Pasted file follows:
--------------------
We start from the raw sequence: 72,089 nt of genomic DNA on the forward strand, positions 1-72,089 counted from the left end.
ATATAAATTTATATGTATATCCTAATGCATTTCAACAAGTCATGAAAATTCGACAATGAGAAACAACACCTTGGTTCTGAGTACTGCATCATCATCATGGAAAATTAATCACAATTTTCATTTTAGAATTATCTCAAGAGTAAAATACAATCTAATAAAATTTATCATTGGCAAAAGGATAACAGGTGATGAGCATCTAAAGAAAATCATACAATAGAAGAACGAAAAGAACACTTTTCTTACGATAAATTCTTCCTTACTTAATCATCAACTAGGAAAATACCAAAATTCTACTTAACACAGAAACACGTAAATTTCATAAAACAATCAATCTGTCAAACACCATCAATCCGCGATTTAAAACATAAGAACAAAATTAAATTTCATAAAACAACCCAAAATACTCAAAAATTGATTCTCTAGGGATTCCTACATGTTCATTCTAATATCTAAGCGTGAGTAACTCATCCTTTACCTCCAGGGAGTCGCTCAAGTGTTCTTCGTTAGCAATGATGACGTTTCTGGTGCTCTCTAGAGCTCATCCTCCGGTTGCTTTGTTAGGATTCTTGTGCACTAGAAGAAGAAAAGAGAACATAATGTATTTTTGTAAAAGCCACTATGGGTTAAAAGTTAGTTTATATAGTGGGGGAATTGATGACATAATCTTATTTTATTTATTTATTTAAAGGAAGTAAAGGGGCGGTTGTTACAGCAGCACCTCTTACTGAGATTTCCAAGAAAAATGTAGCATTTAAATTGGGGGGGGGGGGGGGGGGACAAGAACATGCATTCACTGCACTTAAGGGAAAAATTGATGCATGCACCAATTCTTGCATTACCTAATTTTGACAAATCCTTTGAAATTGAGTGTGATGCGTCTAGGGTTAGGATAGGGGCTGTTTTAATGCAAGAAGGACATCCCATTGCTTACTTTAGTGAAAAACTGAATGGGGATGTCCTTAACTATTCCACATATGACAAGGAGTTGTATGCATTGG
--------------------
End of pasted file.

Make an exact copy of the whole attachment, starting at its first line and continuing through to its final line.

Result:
We start from the raw sequence: 72,089 nt of genomic DNA on the forward strand, positions 1-72,089 counted from the left end.
ATATAAATTTATATGTATATCCTAATGCATTTCAACAAGTCATGAAAATTCGACAATGAGAAACAACACCTTGGTTCTGAGTACTGCATCATCATCATGGAAAATTAATCACAATTTTCATTTTAGAATTATCTCAAGAGTAAAATACAATCTAATAAAATTTATCATTGGCAAAAGGATAACAGGTGATGAGCATCTAAAGAAAATCATACAATAGAAGAACGAAAAGAACACTTTTCTTACGATAAATTCTTCCTTACTTAATCATCAACTAGGAAAATACCAAAATTCTACTTAACACAGAAACACGTAAATTTCATAAAACAATCAATCTGTCAAACACCATCAATCCGCGATTTAAAACATAAGAACAAAATTAAATTTCATAAAACAACCCAAAATACTCAAAAATTGATTCTCTAGGGATTCCTACATGTTCATTCTAATATCTAAGCGTGAGTAACTCATCCTTTACCTCCAGGGAGTCGCTCAAGTGTTCTTCGTTAGCAATGATGACGTTTCTGGTGCTCTCTAGAGCTCATCCTCCGGTTGCTTTGTTAGGATTCTTGTGCACTAGAAGAAGAAAAGAGAACATAATGTATTTTTGTAAAAGCCACTATGGGTTAAAAGTTAGTTTATATAGTGGGGGAATTGATGACATAATCTTATTTTATTTATTTATTTAAAGGAAGTAAAGGGGCGGTTGTTACAGCAGCACCTCTTACTGAGATTTCCAAGAAAAATGTAGCATTTAAATTGGGGGGGGGGGGGGGGGGACAAGAACATGCATTCACTGCACTTAAGGGAAAAATTGATGCATGCACCAATTCTTGCATTACCTAATTTTGACAAATCCTTTGAAATTGAGTGTGATGCGTCTAGGGTTAGGATAGGGGCTGTTTTAATGCAAGAAGGACATCCCATTGCTTACTTTAGTGAAAAACTGAATGGGGATGTCCTTAACTATTCCACATATGACAAGGAGTTGTATGCATTGG